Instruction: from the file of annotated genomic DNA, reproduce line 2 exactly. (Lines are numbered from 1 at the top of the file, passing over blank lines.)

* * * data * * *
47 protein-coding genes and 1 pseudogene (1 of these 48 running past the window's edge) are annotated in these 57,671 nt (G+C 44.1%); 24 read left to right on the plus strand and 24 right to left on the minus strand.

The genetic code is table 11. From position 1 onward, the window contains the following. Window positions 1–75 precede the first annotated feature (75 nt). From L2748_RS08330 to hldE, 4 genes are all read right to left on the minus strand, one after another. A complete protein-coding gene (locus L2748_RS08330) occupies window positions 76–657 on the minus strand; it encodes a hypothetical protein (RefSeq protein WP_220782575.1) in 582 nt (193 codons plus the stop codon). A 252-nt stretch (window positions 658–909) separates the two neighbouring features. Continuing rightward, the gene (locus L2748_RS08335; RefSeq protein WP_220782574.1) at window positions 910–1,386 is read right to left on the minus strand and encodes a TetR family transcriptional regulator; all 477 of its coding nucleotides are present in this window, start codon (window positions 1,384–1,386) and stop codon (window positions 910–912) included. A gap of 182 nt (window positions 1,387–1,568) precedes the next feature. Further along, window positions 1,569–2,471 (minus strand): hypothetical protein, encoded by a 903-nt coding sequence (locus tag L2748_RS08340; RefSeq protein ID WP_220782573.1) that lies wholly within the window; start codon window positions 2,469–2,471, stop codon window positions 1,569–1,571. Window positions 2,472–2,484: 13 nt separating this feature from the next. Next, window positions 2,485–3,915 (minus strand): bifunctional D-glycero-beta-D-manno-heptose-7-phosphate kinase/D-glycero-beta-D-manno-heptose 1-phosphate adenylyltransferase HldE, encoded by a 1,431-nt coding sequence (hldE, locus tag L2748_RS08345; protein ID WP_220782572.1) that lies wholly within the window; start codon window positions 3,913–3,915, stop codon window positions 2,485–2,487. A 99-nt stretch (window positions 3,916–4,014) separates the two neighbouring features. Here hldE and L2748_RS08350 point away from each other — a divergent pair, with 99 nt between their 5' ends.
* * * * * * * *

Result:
The genetic code is table 11. From position 1 onward, the window contains the following. Window positions 1–75 precede the first annotated feature (75 nt). From L2748_RS08330 to hldE, 4 genes are all read right to left on the minus strand, one after another. A complete protein-coding gene (locus L2748_RS08330) occupies window positions 76–657 on the minus strand; it encodes a hypothetical protein (RefSeq protein WP_220782575.1) in 582 nt (193 codons plus the stop codon). A 252-nt stretch (window positions 658–909) separates the two neighbouring features. Continuing rightward, the gene (locus L2748_RS08335; RefSeq protein WP_220782574.1) at window positions 910–1,386 is read right to left on the minus strand and encodes a TetR family transcriptional regulator; all 477 of its coding nucleotides are present in this window, start codon (window positions 1,384–1,386) and stop codon (window positions 910–912) included. A gap of 182 nt (window positions 1,387–1,568) precedes the next feature. Further along, window positions 1,569–2,471 (minus strand): hypothetical protein, encoded by a 903-nt coding sequence (locus tag L2748_RS08340; RefSeq protein ID WP_220782573.1) that lies wholly within the window; start codon window positions 2,469–2,471, stop codon window positions 1,569–1,571. Window positions 2,472–2,484: 13 nt separating this feature from the next. Next, window positions 2,485–3,915 (minus strand): bifunctional D-glycero-beta-D-manno-heptose-7-phosphate kinase/D-glycero-beta-D-manno-heptose 1-phosphate adenylyltransferase HldE, encoded by a 1,431-nt coding sequence (hldE, locus tag L2748_RS08345; protein ID WP_220782572.1) that lies wholly within the window; start codon window positions 3,913–3,915, stop codon window positions 2,485–2,487. A 99-nt stretch (window positions 3,916–4,014) separates the two neighbouring features. Here hldE and L2748_RS08350 point away from each other — a divergent pair, with 99 nt between their 5' ends.